In a move that took industry watchers by surprise, a divided federal appeals panel Friday vacated a Federal Communications Commission decision to prohibit Charter from charging online video providers fees to interconnect directly with its servers.
That prohibition, which was supposed to last for seven years, was one of the conditions imposed on Charter by the FCC in 2016, when the agency approved Charter's $67 billion merger with Time Warner Cable and Bright House Networks.
Other conditions included a ban on data caps and a mandate to offer discounted broadband service to at least 525,000 low-income households.
The advocacy group Competitive Enterprise Institute and some Charter customers challenged the merger conditions in court, arguing that the conditions resulted in higher bills.
The FCC countered that the consumers lacked “standing” to proceed, arguing that they couldn't prove their broadband bills increased because of the merger conditions.
The agency didn't defend the conditions on substantive grounds. Two of the current commissioners said back in 2016 that they disagreed with the merger conditions.
The appellate panel voted 2-1 to reject the FCC's argument regarding two of the merger conditions -- the ban on interconnection fees, and the mandate to offer discounts -- but accepted the argument for other conditions, including the prohibition on data caps.
"Before the merger, the companies raised significant revenue from paid interconnection agreements,” Circuit Judge Gregory Katsas wrote in an opinion joined by Judge Karen LeCraft Henderson.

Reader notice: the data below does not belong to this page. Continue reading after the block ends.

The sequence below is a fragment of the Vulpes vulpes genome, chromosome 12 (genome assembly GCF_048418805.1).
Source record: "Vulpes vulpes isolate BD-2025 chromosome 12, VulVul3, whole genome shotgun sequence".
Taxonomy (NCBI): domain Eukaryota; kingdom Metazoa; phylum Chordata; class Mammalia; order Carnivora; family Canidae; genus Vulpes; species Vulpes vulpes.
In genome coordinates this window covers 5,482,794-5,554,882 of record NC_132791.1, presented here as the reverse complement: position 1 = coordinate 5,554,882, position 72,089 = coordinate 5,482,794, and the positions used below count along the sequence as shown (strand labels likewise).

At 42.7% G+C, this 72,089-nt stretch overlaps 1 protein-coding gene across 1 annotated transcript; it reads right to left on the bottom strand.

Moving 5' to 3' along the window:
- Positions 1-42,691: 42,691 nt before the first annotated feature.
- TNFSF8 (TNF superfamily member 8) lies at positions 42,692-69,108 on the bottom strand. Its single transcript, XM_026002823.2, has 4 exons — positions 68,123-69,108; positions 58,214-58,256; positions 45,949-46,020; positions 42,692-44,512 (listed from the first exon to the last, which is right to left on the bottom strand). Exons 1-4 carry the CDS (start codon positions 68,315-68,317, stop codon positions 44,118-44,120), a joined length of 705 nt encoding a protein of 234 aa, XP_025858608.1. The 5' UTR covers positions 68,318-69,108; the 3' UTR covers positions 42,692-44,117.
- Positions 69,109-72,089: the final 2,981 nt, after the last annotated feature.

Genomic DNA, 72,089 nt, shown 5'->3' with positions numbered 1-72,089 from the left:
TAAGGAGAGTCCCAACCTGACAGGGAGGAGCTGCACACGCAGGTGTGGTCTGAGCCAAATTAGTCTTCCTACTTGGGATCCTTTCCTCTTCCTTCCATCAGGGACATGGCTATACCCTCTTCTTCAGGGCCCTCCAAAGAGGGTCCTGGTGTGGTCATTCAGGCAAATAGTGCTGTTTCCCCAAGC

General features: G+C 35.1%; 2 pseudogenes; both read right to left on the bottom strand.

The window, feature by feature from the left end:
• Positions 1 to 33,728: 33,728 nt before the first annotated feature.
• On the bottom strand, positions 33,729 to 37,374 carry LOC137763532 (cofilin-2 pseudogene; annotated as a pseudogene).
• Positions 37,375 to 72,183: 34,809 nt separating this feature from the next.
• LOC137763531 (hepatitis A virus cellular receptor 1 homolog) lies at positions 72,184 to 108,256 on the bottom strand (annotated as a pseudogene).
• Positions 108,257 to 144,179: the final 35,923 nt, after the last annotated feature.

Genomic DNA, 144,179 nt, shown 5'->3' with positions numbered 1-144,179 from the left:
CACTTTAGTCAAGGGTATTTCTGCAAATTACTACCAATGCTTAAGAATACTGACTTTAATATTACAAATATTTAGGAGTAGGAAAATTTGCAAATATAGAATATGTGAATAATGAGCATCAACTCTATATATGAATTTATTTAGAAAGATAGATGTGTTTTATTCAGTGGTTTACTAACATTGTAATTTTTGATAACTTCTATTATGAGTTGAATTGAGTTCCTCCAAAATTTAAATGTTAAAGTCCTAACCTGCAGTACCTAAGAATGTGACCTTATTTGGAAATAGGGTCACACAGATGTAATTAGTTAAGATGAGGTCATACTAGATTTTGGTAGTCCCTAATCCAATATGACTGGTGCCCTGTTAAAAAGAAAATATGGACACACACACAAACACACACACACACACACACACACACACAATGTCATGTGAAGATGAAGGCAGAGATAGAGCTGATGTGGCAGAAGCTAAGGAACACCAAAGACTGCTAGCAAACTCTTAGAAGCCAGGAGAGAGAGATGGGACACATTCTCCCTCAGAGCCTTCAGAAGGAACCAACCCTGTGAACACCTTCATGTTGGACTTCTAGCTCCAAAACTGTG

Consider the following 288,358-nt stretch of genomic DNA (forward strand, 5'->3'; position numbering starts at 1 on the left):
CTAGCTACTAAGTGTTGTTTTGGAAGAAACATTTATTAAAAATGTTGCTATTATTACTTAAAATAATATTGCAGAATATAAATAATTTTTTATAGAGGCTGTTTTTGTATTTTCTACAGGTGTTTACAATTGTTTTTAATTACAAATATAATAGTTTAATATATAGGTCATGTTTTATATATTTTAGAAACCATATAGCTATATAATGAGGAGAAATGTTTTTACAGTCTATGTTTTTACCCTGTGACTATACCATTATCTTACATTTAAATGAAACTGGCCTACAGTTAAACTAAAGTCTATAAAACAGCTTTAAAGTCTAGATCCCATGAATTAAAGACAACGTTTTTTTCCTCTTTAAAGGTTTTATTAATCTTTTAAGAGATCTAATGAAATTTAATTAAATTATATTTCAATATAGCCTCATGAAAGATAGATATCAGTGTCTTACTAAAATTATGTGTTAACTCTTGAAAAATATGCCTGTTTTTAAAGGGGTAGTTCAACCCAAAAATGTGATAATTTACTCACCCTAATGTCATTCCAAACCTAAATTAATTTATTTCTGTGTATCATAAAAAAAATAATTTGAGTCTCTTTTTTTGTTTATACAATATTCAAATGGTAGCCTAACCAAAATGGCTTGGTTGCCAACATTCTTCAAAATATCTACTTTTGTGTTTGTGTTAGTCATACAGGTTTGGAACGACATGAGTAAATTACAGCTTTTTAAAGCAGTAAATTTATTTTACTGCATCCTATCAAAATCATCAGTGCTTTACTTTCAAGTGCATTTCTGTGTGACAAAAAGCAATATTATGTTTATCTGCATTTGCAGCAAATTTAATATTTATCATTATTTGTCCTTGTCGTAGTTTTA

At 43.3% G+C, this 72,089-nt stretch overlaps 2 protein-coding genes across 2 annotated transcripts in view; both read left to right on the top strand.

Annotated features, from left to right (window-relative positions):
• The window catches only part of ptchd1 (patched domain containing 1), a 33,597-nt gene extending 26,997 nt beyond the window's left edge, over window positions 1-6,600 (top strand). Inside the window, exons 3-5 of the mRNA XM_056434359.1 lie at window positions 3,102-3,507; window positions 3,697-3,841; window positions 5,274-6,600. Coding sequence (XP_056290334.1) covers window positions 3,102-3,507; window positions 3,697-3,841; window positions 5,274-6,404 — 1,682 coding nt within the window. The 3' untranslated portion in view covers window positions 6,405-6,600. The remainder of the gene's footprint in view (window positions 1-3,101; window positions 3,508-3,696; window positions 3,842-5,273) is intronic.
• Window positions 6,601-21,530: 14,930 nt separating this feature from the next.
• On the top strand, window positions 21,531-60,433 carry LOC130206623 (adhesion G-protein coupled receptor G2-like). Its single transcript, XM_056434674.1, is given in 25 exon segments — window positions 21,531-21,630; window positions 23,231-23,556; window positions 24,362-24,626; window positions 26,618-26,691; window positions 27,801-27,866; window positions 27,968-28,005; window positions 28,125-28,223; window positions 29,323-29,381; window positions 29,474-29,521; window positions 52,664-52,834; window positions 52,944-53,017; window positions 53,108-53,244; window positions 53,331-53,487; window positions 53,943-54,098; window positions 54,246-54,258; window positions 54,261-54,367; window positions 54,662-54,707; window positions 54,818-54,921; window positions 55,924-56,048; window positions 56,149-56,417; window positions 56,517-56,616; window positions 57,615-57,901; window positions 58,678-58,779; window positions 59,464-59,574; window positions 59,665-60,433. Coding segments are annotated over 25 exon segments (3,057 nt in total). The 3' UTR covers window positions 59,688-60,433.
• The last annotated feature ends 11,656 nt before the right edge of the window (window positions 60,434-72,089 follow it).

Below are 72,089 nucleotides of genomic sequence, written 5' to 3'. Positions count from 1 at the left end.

“Just as prohibiting paid interconnection agreements would likely cause broadband prices to rise, permitting those agreements would likely cause broadband prices to fall,” Katsas added. “Thus, a favorable ruling is likely to redress the consumers’ financial injuries.”
The judges added that the customers who sued were in a position to challenge the mandate for discounts because they had shown a “substantial likelihood” that Charter would narrow its discount program if it could, which would “produce lower prices for subscribers” like themselves.
But the judges said the customers failed to show how the prohibition on data caps led to price increases.
The impact of the ruling wasn't immediately clear, given that some state regulators had separately imposed conditions on Charter's merger.
Charter didn't respond to MediaPost's request for comment.
Charter recently asked the FCC to terminate two merger conditions -- the ban on data caps and interconnection fees -- in 2021, instead of 2023.
Matt Wood, vice president of policy at the group Free Press, questioned the court's apparent conclusion that broadband prices increased as a result of the merger conditions.
"Prices went up after the merger? Who could have predicted that?! That is, besides Free Press and everyone else that rightly opposed this deal,” he stated Friday. “But here's a newsflash: prices go up because of mergers, not the tame conditions imposed on them.”
The trade group Incompas, which counts internet and streaming companies among its members, said the “stealthy” decision shows the need for “bolder interconnection clarity and protections from policy makers.”
“To keep the streaming market competitive, creative and affordable we must prevent cable gatekeepers from inflating prices at the point of interconnection,” Incompas CEO Chip Pickering stated.